It is an irony of history that Gandhi was to become King's spiritual and moral mentor because both men were murdered by an assassin's hand following which a wave of riots and violence and killings swept the land thus negating the Gospel of nonviolence for which both men had lived and died. Both no doubt overestimated the capacity of the common people to endure oppression and frustration and change without yielding to the impulse to violence. Few are the women and men who are able to do so, and those who do become moral exemplars for others to follow. Today more than ever we need the love and nonviolence and reverence for life of a Martin Luther King, Jr. and an Albert Schweitzer. It is a coincidence that both Schweitzer and King were strongly influenced by the Hindu religious tradition of "ahimsa", the doctrine of nonviolence and nonharm toward all life. Both men eventually received the Nobel Peace Prize for the application and expression of this ethical principle in their own lives.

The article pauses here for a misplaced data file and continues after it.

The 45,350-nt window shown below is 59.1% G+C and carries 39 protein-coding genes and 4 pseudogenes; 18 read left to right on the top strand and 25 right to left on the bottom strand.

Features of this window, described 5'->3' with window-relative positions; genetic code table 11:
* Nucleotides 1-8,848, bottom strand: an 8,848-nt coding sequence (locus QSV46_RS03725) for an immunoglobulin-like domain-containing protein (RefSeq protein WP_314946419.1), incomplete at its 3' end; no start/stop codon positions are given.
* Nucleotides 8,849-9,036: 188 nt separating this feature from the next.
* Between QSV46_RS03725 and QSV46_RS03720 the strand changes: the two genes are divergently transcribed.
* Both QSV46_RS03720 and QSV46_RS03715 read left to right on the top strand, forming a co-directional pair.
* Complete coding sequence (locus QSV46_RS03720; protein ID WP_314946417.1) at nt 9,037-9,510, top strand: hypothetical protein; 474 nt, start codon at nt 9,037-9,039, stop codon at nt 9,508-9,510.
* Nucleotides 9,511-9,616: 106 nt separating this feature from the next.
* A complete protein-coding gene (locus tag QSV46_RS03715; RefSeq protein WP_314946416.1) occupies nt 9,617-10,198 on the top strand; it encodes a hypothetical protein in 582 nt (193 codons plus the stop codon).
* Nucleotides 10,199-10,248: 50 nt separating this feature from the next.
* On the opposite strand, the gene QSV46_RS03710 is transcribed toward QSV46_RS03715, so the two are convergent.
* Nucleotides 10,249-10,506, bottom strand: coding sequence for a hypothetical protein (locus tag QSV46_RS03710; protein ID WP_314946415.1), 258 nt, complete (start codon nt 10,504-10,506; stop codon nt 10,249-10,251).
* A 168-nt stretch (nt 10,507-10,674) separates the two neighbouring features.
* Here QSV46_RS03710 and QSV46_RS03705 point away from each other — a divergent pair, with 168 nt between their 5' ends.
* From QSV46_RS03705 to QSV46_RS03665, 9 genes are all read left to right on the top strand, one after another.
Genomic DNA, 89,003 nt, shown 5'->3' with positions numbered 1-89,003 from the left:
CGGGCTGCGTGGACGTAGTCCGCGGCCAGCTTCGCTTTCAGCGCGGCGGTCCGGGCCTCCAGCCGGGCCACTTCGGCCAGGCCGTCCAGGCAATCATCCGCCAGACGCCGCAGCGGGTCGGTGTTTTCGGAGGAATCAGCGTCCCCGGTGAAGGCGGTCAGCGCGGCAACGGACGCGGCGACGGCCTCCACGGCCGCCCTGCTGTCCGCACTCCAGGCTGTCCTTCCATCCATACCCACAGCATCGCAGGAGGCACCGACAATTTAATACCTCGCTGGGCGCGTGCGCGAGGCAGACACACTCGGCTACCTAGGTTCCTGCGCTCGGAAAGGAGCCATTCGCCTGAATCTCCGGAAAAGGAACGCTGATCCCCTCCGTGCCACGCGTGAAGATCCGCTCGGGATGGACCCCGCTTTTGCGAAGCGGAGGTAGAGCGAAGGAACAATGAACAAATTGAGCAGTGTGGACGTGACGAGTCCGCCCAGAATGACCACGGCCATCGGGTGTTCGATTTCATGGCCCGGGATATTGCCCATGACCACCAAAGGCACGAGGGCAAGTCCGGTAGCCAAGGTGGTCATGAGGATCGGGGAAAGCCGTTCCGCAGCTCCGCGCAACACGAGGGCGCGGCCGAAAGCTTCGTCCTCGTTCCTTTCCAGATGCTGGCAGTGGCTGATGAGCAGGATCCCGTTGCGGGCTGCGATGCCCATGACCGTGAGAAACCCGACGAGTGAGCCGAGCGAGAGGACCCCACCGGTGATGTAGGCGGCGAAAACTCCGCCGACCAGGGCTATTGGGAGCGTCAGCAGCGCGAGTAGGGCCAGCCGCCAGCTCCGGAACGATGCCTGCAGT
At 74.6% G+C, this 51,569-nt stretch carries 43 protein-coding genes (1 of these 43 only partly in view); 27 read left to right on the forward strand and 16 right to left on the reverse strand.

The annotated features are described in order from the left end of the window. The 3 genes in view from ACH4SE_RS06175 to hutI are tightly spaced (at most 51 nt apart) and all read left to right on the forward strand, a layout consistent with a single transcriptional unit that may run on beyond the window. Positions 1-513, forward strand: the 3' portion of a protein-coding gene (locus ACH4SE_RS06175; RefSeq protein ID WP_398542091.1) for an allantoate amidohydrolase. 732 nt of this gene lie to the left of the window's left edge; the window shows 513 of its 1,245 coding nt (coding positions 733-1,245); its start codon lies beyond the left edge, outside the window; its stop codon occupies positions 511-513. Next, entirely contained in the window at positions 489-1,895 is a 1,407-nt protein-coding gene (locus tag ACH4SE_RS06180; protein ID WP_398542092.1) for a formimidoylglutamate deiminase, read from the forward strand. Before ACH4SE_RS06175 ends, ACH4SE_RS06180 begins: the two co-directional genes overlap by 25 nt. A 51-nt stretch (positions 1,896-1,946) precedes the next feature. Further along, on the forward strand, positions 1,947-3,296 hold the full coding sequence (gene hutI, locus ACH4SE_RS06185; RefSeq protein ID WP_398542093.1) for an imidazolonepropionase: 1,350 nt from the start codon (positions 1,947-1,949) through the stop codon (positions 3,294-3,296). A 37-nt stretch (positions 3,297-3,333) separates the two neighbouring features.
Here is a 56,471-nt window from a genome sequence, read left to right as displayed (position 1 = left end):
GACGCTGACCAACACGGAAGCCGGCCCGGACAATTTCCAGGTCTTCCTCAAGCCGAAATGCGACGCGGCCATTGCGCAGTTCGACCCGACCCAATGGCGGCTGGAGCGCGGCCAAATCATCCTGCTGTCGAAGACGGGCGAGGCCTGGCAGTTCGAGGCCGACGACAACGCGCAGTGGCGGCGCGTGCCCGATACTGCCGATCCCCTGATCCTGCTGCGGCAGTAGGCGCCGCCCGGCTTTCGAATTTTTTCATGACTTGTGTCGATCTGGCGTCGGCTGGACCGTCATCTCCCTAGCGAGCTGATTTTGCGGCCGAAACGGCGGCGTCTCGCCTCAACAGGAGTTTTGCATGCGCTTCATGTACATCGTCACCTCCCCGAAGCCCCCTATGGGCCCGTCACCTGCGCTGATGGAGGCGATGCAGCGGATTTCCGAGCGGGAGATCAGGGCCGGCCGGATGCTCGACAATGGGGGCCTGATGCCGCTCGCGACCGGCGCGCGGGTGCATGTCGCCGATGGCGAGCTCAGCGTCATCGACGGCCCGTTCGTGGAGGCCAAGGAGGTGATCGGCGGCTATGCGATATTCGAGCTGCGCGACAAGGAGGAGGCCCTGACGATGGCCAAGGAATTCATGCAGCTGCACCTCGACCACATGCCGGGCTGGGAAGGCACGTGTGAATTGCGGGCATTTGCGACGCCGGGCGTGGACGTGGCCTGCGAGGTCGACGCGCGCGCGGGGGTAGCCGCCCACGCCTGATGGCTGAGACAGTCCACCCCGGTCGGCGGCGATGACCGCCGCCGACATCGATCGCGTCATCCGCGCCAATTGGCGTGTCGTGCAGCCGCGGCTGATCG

Both had a concept of religion that was large and all embracing. Schweitzer's ethical religion was ecological in reference to nature, King's ethical religion was ecological in reference to society on a global scale. King once wrote: "It has been my conviction that any religion which professes to be concerned about the souls of men and is not concerned about the social, political, and economic conditions that scar the soul is a spiritually dead religion....A religion that ends with the individual ends." And both Schweitzer and King had to contend with detractors of their character and accomplishments in life and even after death. During his lifetime King was accused of being a communist sympathizer and outside agitator. After his death his sexual infidelities were revealed and his doctoral thesis was criticized because he failed to give credit and cite sources of quotations, as if these human sins and shortcomings could somehow detract from the causes of love and justice for which he gave his life. Whatever sins Martin Luther King , Jr. may have committed he never deliberately harmed or wrought violence against the life of another person, and in this he stands above all his detractors.

The legacy of Schweitzer and King belongs to the ages, two strong men, two giants of the soul, who cast long shadows of deeds and dreams we remember and have forgotten and remember again--an outsider and white man in a black man's land not his own--an insider and a black man in a predominantly white man's land nonetheless his home. We remember and pay tribute in white and in black.